‘It’s important for the future,’ said Dr Pattison. ‘Junior colleagues are moving overseas, or not taking training places, because of the work-life balance. If we continue on this trajectory there might not be an NHS when these juniors become consultants.’
Georgina Wood, a recently-qualified oncology consultant, made a similar point.
‘For a junior doctor looking forward, it’s massively demoralising,’ she said. ‘A haemorrhaging of staff is already happening.
‘Newly qualified consultants are facing a crossroads. The working conditions are devastatingly bad and are getting worse. We are facing the same issues as healthcare staff in general.
‘This is about the survival of the NHS. If you don’t value your staff, they will leave.
‘On a day-to-day level, caring for our patients and our individual medical achievements are rewarding, and keep us going, but when you work in a system that’s really struggling, basically falling apart, it takes a toll. The environment isn’t sustainable and the Government isn’t showing us any support. Eventually, the service will grind to a halt.’
Kalpesh Patel, a dental consultant, said: ‘This is about the preservation of the NHS, for my children and their children. We need the NHS to be there. And it’s not going to be there if junior doctors don’t want to stay, or don’t want to become consultants, because they can go abroad and have a better quality of life.
‘We are here not just for consultants’ pay but for juniors as well.’
Tracey Masters, a consultant in sexual reproductive health, said she was worried about the impact of pay and conditions on future-proofing the NHS, including the training process, and fears a ‘lost generation’.
‘People are delaying getting on training programmes because of the wages and the experiences,’ she said. ‘A lot of juniors are starting to wonder what’s right for them. We need to fix the workforce issue.’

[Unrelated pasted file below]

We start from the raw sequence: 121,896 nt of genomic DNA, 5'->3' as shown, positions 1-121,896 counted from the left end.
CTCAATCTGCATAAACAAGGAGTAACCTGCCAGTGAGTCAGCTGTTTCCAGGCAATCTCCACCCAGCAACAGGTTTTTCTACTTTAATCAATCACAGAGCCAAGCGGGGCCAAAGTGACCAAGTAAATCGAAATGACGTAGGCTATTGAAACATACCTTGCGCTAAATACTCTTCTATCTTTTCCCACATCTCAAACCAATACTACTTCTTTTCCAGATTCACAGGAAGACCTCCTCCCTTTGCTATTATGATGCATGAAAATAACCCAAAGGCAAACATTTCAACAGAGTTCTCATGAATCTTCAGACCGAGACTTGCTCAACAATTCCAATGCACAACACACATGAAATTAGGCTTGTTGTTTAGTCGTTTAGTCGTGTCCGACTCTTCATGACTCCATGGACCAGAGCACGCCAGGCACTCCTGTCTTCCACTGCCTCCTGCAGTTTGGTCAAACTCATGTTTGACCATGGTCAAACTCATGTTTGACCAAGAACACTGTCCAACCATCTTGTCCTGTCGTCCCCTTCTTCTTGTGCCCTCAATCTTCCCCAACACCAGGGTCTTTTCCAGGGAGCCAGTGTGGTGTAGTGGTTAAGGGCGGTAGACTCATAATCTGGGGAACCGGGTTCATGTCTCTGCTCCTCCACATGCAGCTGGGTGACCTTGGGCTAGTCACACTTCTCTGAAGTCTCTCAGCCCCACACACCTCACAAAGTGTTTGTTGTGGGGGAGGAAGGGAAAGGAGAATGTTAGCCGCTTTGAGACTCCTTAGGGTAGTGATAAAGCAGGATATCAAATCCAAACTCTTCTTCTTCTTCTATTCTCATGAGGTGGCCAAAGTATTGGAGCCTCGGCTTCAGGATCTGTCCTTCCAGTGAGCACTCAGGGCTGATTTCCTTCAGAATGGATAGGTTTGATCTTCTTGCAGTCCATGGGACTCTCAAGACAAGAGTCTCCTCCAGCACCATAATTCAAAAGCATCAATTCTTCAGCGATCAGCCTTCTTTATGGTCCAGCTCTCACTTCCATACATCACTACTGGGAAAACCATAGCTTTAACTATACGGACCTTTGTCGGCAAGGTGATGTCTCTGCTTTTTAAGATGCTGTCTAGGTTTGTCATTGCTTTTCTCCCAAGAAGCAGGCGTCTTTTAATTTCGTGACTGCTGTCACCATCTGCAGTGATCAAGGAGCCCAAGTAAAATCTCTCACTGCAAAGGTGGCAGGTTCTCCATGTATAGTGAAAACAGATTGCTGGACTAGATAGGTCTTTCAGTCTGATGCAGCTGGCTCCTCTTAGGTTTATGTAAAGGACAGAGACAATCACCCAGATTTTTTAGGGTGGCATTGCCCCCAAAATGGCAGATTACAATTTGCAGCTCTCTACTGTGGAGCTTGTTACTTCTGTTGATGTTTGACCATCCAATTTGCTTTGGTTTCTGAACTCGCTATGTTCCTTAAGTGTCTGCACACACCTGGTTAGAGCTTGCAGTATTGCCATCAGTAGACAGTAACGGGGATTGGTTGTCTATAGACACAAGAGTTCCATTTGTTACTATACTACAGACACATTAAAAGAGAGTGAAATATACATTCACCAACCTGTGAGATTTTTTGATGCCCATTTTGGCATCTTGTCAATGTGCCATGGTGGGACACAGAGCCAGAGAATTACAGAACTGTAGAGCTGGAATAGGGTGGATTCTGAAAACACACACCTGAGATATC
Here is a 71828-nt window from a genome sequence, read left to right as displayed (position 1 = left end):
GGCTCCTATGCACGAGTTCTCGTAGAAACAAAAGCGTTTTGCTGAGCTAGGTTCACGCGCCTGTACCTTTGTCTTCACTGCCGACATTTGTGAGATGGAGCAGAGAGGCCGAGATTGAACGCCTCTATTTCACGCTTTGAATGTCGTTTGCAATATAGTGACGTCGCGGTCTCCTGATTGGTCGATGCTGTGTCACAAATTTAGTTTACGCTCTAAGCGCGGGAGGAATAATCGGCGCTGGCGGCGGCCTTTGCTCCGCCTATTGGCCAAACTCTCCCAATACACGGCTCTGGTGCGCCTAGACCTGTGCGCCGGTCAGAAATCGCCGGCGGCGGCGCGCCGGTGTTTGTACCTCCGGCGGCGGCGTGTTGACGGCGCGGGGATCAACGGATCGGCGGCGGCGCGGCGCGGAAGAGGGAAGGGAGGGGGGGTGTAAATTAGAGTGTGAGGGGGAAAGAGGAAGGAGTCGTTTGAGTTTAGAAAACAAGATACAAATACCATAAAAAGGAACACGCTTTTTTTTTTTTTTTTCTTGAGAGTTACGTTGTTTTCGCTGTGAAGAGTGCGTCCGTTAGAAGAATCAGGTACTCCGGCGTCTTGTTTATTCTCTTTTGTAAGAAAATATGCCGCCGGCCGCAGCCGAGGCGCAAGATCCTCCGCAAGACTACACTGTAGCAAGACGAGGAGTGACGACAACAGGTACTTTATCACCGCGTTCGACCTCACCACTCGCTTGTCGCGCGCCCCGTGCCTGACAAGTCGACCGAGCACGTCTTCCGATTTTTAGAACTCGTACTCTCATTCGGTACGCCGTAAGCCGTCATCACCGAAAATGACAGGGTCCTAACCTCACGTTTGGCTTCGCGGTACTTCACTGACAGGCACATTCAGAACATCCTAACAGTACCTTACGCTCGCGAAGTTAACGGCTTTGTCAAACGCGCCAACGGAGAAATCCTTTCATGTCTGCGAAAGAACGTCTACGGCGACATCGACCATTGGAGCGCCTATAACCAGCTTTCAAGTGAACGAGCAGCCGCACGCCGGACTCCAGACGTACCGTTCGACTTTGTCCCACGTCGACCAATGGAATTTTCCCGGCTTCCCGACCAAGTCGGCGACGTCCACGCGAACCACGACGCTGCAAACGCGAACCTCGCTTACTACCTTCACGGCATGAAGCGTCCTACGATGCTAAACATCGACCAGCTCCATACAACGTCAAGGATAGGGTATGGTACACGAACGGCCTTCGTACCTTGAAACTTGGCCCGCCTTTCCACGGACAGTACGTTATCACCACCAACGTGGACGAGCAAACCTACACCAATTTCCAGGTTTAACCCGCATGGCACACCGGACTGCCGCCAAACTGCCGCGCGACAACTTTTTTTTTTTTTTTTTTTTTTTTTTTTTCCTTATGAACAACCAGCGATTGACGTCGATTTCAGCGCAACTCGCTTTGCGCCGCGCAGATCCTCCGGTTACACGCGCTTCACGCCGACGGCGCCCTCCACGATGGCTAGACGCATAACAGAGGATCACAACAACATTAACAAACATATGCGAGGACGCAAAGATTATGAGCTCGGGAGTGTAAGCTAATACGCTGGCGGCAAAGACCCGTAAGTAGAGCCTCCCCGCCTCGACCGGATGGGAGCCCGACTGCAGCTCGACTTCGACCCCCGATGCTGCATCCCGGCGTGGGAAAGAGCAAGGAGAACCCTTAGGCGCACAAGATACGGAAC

Referring to the Government’s recently released long-term NHS workforce plan, Dr Masters said: ‘There’s no point in doubling medical school places but not thinking about retention and training the next generation of consultants.’
Stuart Flanagan, a sexual health consultant, said recruiting junior doctors for training places is a ‘big concern’ in his area of expertise – and if it’s not fixed, it could result in wider public health concerns ‘in the near future’.
‘A big part of that recruitment [to speciality training] is how we retain junior doctors,’ said Dr Flanagan. ‘We are struggling with that at the moment. There are not enough junior doctors coming forward to fill the spaces.’
Fixing the pay review body and ensuring its independence would help give current and future consultants security that their pay will be fair, and thus help recruitment, added Dr Masters.
She said securing the DDRB’s independence was ‘more important’ to most consultants than any specific percentage pay increase in the negotiations.
She said: ‘It isn’t just about this year. We want something that makes our profession sustainable – and we don’t want to be back on strike next year. We want to ensure the survival of the NHS.’